As Bill Parcells once said,
I like linebackers. I collect 'em. You can't have too many good ones.
I couldn’t agree more, and it’s good to see that Denver seems to have gotten that message loud and clear.
It’s all very different when you’re in full pads and actually hitting people, but it’s still good to see two of the kind of faster, more disruptive linebackers who excel at tackling that both John Fox and JDR have been talking about stepping up right from the beginning. Competition is really going to be at its peak this training camp. I’d expect both players to fight for special teams time at the very least. Nate Irving and even Wes Woodyard (who’s up to 229 lb and still gaining muscle) are going to have to step up their games to keep their positions.
Although it would be much too premature to read anything into it, nothing came out of the few OTAs that media were permitted into regarding the 6-1 245-pound Jerry Franklin, an undrafted middle linebacker out of Arkansas. Franklin started 50 games for Arkansas and had 376 tackles over the time. He was on the All-SEC Second Team and is known as a big hitter who sometimes bites too hard on fakes. I wish the man well, but does he sound somewhat like someone the Broncos already have? I only saw Arkansas a couple of times and didn’t focus on him, so here are some snippets of ESPN’s take on him:
Plays with discipline. Knows his gap assignments and usually plays within the scheme. Is frequently a quarter-count late finding the ball on misdirections and in the option game. Doesn't always trust his keys and will get caught peeking in the backfield. Can be slow to diagnose play-action. Awareness in underneath zone coverage is adequate-to-good.
A very sound wrap-up tackler when in good position entering the point of attack. He gets his head around, wraps up and drives his legs through contact. More of a thumper than an explosive striker. Has long arms and a strong upper body. Will not fall off many tackles. Only trouble he gets into is when he's in too much space versus quicker ball carriers, as he struggles to change directions quickly and maintain his balance.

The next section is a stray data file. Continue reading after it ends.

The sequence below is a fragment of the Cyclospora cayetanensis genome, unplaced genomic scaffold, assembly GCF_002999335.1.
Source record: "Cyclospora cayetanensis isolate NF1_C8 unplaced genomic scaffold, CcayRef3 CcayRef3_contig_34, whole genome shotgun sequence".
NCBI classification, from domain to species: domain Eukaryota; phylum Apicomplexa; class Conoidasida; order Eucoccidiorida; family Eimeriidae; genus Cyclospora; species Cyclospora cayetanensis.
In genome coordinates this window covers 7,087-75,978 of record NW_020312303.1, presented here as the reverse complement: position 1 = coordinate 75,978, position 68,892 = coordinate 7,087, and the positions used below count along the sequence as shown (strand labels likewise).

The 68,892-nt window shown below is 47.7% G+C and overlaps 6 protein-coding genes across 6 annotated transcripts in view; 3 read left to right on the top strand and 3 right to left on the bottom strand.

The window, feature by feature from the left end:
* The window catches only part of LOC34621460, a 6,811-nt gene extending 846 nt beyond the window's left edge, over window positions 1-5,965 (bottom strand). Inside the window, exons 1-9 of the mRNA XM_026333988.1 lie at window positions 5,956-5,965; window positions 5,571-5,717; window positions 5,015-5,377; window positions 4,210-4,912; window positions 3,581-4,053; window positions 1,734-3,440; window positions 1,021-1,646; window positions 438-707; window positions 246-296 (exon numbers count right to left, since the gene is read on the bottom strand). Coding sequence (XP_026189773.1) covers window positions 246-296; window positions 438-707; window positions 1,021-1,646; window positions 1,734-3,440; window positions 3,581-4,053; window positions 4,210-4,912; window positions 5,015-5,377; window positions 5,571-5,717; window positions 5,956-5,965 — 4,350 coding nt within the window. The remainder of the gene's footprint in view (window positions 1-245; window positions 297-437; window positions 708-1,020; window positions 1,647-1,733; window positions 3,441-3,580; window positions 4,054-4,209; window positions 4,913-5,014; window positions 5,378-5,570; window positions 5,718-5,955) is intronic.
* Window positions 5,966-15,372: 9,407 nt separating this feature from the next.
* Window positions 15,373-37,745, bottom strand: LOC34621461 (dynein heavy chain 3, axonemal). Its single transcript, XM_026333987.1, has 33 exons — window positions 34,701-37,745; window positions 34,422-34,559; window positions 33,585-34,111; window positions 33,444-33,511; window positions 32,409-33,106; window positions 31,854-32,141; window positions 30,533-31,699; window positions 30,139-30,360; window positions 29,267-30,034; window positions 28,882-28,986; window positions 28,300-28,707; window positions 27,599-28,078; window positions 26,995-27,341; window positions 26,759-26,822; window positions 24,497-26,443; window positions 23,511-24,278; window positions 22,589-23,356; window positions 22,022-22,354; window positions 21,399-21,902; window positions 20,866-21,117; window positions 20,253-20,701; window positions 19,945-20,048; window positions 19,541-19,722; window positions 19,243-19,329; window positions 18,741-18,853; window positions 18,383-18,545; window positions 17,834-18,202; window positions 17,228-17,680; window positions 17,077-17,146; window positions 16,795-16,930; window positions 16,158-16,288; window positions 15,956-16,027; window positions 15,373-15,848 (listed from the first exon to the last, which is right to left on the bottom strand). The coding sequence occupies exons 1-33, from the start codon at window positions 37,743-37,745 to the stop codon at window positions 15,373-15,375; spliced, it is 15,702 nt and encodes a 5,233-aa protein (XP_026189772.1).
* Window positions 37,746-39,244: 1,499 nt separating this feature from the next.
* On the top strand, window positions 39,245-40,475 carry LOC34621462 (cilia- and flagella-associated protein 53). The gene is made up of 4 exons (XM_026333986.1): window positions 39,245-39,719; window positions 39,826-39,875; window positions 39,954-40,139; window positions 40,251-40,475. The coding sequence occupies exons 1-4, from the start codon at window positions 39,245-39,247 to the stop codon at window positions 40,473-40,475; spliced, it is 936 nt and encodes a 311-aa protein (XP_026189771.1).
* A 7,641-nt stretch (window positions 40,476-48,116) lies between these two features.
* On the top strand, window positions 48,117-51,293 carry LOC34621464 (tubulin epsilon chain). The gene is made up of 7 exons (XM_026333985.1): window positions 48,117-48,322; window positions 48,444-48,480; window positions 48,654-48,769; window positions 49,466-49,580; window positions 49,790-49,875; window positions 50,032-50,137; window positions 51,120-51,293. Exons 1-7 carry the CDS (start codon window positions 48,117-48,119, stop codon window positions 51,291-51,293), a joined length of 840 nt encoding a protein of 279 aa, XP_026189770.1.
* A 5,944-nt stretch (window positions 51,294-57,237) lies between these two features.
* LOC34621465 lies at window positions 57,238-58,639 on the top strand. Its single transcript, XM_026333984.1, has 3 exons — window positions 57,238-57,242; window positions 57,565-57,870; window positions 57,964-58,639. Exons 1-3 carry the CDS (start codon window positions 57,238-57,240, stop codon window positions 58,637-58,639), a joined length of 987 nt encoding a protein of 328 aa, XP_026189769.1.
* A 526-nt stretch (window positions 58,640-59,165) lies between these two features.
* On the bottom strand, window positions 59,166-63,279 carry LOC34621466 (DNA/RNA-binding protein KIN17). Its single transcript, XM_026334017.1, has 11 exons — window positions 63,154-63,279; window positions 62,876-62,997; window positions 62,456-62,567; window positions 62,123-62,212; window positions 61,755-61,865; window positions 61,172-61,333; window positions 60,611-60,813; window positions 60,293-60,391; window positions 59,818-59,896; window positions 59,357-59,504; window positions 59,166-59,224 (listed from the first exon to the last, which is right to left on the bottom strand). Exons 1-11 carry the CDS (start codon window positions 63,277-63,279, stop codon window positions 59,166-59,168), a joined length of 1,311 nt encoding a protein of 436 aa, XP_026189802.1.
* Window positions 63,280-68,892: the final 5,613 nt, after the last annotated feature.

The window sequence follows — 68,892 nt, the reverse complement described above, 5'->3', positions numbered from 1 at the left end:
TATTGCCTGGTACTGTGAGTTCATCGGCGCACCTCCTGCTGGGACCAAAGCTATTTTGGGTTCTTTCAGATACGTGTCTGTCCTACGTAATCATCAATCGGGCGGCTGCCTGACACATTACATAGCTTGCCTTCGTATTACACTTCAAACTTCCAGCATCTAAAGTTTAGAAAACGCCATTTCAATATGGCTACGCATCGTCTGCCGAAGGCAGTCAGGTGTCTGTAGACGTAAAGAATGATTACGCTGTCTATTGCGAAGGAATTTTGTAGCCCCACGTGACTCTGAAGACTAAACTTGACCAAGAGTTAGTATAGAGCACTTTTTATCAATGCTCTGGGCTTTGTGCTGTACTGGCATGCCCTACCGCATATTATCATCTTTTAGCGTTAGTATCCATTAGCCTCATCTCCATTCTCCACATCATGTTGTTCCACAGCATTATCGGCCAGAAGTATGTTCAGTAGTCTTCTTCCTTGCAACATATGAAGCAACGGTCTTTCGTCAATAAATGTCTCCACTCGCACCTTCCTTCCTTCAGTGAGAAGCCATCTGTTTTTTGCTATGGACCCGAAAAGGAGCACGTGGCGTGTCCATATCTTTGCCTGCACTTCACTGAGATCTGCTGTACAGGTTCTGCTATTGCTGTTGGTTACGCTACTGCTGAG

Shows adequate straight-line speed for his size but is not a great athlete. He has stiffness in his hips and struggles if he needs to recover from false steps. Will have some one-on-one matchup limitations in the NFL, especially versus quicker RBs.
You can see Franklin (#34) against Auburn and Vanderbilt, and in an NFL Draft preview:
Right now, the hard-hitting 5-11, 250-pound Joe Mays seems to have the starting Mike position solidified on first and second downs. Jack Del Rio has said that they’re going to make some schematic changes to minimize his weakness in coverage, and continue to develop Mays and teach him how to spot a fake. Since last year was his first as a starting Mike, he’s still very much in a learning curve and the Broncos seem inclined to give him time to absorb the position.
The 6-3, 245-pound position-versatile linebacker Mike Mohamed seems to currently be entrenched as the backup Sam to Von Miller, but nothing is assured. If his position holds true, he has a job that mostly demands that he stay in top shape and remain constantly ready in case Von is injured.
That doesn’t make Mohamed immune to competition, though. If Denver sees a ‘backer that they think can do the job better in the unenviable possibility that Miller goes down, Mike knows that he’ll be replaced. It’s a merciless Darwinian process that’s designed to bring out the best in all of the candidates. That’s what competition is all about.
In the end, Denver fans can look forward to having a stronger corps at the linebacker position this coming year. One position at a time, that’s what turning a team around is all about.